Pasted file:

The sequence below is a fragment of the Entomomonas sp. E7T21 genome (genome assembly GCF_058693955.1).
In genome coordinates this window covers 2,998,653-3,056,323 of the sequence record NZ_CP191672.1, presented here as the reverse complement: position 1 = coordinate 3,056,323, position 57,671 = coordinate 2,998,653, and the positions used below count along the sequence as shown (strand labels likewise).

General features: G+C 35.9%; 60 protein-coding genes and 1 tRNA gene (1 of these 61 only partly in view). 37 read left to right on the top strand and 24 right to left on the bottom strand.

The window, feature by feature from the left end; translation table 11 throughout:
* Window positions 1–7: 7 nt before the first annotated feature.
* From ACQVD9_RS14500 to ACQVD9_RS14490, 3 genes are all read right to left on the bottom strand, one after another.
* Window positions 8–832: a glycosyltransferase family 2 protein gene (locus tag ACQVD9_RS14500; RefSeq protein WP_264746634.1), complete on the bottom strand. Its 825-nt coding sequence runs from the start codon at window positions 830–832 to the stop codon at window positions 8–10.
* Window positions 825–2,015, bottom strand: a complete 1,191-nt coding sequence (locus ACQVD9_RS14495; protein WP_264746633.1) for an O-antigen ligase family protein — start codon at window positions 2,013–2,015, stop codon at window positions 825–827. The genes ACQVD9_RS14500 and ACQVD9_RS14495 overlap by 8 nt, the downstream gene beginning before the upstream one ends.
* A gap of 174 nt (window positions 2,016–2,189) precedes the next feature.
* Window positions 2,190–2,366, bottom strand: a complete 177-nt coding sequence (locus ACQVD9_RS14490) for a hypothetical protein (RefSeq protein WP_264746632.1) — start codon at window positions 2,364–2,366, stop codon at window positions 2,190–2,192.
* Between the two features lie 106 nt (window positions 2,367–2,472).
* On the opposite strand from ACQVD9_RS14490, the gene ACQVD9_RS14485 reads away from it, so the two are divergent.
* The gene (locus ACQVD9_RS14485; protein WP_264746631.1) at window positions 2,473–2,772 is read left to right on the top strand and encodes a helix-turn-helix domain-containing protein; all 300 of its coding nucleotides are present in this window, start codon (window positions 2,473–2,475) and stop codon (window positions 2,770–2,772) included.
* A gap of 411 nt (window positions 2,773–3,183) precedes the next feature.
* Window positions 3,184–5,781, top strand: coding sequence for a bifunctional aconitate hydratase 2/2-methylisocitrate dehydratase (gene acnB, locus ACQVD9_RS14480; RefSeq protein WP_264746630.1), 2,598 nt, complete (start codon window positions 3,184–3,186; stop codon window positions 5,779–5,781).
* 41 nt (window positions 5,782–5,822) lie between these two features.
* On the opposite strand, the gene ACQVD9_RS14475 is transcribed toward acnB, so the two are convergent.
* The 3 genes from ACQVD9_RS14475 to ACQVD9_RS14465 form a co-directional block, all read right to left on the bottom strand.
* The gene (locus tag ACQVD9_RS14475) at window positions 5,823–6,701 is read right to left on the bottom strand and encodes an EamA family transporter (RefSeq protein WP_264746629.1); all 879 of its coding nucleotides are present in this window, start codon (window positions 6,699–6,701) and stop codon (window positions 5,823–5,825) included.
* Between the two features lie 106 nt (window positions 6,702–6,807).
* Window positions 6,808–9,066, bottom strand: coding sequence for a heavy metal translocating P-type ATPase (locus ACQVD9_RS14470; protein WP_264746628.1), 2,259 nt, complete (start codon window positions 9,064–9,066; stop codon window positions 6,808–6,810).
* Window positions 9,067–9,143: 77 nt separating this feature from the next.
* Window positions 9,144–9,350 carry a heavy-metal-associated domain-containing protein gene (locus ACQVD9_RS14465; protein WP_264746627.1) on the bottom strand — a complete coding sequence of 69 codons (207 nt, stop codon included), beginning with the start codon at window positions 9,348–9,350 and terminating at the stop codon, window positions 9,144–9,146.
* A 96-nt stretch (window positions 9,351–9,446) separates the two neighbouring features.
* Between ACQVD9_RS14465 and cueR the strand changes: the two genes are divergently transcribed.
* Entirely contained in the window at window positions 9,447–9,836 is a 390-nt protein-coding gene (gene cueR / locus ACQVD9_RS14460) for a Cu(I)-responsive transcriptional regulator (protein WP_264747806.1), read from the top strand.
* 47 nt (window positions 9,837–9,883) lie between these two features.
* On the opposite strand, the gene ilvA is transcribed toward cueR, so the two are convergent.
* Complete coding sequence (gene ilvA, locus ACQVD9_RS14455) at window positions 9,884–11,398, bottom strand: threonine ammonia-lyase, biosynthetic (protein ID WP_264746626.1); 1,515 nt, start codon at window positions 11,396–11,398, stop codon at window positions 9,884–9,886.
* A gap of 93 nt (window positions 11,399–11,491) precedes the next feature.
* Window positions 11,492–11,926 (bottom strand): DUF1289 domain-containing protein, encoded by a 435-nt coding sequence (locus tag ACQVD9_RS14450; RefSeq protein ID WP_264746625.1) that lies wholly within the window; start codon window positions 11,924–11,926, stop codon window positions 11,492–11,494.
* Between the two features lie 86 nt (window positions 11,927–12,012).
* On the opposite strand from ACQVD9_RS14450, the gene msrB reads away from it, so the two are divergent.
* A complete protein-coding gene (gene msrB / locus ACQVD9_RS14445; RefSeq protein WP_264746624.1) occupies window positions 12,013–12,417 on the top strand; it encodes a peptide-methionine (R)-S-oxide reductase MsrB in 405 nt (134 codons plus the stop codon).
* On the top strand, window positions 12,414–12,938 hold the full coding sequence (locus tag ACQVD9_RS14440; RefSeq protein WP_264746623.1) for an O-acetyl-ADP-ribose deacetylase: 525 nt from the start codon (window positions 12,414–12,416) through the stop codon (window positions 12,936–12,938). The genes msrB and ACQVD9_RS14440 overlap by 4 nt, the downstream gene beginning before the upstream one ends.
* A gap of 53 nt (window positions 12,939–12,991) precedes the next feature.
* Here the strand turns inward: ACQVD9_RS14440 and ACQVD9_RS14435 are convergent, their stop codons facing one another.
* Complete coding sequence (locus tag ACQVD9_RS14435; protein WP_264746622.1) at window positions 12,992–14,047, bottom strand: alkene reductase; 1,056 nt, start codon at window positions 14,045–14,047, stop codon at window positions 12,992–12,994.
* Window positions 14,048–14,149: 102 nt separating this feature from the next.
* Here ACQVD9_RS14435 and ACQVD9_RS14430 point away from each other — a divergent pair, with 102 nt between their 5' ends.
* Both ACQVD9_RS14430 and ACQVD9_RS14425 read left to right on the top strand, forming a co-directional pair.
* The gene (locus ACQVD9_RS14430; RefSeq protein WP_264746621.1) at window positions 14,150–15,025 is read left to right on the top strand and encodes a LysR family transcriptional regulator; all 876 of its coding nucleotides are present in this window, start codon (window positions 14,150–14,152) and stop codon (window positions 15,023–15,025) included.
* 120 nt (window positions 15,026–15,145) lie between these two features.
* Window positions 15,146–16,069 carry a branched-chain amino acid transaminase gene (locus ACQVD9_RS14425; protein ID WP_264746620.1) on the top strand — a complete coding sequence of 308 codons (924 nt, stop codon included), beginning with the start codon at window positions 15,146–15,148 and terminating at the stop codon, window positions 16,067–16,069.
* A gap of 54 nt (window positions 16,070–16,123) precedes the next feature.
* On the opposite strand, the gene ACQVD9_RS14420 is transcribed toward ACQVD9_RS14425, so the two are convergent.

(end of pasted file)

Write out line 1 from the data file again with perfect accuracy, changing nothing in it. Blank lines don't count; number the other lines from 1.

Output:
The sequence below is a fragment of the Entomomonas sp. E7T21 genome (genome assembly GCF_058693955.1).